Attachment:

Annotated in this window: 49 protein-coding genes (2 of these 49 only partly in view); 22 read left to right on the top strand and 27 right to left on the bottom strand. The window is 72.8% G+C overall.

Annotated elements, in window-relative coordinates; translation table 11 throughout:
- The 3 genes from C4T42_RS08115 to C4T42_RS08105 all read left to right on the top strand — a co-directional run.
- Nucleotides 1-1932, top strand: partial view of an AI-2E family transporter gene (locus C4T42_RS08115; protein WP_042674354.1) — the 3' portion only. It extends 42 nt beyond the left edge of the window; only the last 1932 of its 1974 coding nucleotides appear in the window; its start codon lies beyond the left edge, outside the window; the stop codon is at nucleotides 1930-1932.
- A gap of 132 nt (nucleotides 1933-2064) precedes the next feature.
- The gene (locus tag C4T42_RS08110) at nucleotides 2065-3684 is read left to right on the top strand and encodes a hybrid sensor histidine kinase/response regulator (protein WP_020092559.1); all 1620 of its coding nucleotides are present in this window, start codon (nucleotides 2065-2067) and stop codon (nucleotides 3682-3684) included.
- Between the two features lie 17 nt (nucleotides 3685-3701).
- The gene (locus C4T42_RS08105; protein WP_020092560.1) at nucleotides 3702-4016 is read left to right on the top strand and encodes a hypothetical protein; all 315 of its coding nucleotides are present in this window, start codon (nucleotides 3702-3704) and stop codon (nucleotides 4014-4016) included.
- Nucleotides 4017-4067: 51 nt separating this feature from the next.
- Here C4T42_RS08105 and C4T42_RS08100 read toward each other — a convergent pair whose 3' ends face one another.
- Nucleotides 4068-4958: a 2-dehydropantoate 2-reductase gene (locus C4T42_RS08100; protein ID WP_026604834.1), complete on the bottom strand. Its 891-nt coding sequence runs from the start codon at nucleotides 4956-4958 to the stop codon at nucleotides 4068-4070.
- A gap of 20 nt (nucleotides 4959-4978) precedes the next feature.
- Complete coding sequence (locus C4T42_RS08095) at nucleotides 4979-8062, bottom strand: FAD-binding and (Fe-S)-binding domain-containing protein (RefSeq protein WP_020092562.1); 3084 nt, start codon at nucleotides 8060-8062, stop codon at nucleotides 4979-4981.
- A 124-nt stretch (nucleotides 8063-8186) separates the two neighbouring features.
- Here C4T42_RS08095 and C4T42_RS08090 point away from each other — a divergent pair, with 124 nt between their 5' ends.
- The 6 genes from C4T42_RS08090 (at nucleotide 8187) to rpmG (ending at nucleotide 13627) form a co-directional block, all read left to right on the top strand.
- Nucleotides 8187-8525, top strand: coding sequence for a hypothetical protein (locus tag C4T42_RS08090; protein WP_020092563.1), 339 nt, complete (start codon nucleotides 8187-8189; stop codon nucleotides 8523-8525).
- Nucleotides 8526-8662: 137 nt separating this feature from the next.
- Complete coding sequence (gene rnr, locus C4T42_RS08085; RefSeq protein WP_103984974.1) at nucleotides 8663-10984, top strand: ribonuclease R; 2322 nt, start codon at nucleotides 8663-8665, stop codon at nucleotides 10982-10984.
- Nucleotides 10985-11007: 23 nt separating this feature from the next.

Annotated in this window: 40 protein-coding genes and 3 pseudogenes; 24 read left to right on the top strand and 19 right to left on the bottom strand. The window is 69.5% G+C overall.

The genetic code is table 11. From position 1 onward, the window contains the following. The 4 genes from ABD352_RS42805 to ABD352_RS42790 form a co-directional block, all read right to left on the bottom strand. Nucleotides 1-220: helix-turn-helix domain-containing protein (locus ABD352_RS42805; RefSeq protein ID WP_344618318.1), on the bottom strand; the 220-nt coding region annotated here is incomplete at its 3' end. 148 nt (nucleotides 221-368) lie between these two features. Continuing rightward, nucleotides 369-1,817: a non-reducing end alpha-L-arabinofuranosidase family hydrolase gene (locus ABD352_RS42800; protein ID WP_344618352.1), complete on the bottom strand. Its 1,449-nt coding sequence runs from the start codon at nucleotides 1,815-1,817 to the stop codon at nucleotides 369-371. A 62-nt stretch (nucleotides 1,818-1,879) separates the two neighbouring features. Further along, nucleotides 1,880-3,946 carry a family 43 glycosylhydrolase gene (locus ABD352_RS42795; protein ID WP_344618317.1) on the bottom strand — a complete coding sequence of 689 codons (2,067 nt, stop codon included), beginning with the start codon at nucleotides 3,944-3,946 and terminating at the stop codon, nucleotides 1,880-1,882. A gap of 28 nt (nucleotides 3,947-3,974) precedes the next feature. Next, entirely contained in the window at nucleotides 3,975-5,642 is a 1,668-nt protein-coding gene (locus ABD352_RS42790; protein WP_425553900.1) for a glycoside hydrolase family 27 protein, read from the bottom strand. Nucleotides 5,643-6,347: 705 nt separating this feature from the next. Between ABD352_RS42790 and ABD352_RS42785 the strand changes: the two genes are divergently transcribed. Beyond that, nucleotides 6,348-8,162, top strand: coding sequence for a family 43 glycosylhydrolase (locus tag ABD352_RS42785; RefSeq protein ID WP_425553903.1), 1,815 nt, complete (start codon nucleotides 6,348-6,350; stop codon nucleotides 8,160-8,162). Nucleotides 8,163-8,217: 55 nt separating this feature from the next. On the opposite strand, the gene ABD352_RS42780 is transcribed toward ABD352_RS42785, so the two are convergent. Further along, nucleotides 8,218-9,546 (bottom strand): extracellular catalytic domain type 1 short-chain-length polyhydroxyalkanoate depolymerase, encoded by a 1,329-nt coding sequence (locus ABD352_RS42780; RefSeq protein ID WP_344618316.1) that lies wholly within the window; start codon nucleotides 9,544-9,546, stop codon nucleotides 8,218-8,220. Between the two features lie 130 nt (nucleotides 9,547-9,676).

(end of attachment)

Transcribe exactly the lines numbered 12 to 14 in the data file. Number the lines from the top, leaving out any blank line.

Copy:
- A gap of 20 nt (nucleotides 4959-4978) precedes the next feature.
- Complete coding sequence (locus C4T42_RS08095) at nucleotides 4979-8062, bottom strand: FAD-binding and (Fe-S)-binding domain-containing protein (RefSeq protein WP_020092562.1); 3084 nt, start codon at nucleotides 8060-8062, stop codon at nucleotides 4979-4981.
- A 124-nt stretch (nucleotides 8063-8186) separates the two neighbouring features.